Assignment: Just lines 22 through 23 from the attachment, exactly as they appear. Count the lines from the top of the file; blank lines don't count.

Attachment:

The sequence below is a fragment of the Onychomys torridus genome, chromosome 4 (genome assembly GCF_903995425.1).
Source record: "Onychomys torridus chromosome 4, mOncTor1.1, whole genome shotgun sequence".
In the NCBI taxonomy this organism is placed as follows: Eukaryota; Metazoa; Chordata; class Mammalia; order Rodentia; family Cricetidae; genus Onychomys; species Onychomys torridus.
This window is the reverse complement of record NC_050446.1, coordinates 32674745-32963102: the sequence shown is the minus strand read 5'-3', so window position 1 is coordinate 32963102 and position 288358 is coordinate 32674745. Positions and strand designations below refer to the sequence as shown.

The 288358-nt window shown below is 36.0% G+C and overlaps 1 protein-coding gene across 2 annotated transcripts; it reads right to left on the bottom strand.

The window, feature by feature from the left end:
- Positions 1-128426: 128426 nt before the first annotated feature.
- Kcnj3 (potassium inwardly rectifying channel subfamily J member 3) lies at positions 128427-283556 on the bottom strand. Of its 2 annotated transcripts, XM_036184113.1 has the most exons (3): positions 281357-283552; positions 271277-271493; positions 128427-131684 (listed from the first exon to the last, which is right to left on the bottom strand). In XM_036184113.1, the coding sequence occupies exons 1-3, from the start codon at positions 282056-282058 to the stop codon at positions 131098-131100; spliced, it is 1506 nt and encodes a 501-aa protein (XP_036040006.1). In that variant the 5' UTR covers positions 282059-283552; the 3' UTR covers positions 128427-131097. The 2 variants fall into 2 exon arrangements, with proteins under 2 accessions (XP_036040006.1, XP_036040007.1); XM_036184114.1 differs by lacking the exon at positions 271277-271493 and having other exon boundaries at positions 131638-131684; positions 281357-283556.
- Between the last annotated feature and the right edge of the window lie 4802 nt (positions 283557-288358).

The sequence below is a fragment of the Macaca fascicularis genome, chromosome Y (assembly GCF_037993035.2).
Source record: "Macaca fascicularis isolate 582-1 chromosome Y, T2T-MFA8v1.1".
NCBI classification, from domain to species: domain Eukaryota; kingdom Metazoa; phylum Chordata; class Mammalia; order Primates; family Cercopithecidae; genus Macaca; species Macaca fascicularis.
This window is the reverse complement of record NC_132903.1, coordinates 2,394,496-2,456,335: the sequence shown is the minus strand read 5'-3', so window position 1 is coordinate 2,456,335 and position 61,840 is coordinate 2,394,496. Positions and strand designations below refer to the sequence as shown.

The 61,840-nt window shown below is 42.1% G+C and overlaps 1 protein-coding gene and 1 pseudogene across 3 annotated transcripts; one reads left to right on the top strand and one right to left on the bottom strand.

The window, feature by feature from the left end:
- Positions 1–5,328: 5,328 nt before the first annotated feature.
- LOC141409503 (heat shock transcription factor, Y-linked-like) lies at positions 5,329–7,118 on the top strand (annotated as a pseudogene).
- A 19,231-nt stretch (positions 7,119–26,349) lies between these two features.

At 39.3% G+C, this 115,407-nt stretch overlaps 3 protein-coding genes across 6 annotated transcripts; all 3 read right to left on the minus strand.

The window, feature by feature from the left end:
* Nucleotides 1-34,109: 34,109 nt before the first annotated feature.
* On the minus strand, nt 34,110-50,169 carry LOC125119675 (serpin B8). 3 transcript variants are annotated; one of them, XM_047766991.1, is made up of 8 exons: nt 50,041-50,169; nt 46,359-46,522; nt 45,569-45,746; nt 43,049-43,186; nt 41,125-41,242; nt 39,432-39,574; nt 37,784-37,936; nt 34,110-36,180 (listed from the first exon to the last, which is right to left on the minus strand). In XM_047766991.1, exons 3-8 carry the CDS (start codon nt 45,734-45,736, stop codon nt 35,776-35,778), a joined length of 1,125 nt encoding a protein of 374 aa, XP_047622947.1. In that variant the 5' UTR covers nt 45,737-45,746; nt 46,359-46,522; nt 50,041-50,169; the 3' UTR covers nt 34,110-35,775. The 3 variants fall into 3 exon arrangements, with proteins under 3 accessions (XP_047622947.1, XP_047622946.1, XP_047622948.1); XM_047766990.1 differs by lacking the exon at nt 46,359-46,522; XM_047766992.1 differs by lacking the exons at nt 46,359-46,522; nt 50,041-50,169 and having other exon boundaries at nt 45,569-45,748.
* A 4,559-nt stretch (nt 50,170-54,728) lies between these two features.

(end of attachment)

* On the minus strand, nt 34,110-50,169 carry LOC125119675 (serpin B8). 3 transcript variants are annotated; one of them, XM_047766991.1, is made up of 8 exons: nt 50,041-50,169; nt 46,359-46,522; nt 45,569-45,746; nt 43,049-43,186; nt 41,125-41,242; nt 39,432-39,574; nt 37,784-37,936; nt 34,110-36,180 (listed from the first exon to the last, which is right to left on the minus strand). In XM_047766991.1, exons 3-8 carry the CDS (start codon nt 45,734-45,736, stop codon nt 35,776-35,778), a joined length of 1,125 nt encoding a protein of 374 aa, XP_047622947.1. In that variant the 5' UTR covers nt 45,737-45,746; nt 46,359-46,522; nt 50,041-50,169; the 3' UTR covers nt 34,110-35,775. The 3 variants fall into 3 exon arrangements, with proteins under 3 accessions (XP_047622947.1, XP_047622946.1, XP_047622948.1); XM_047766990.1 differs by lacking the exon at nt 46,359-46,522; XM_047766992.1 differs by lacking the exons at nt 46,359-46,522; nt 50,041-50,169 and having other exon boundaries at nt 45,569-45,748.
* A 4,559-nt stretch (nt 50,170-54,728) lies between these two features.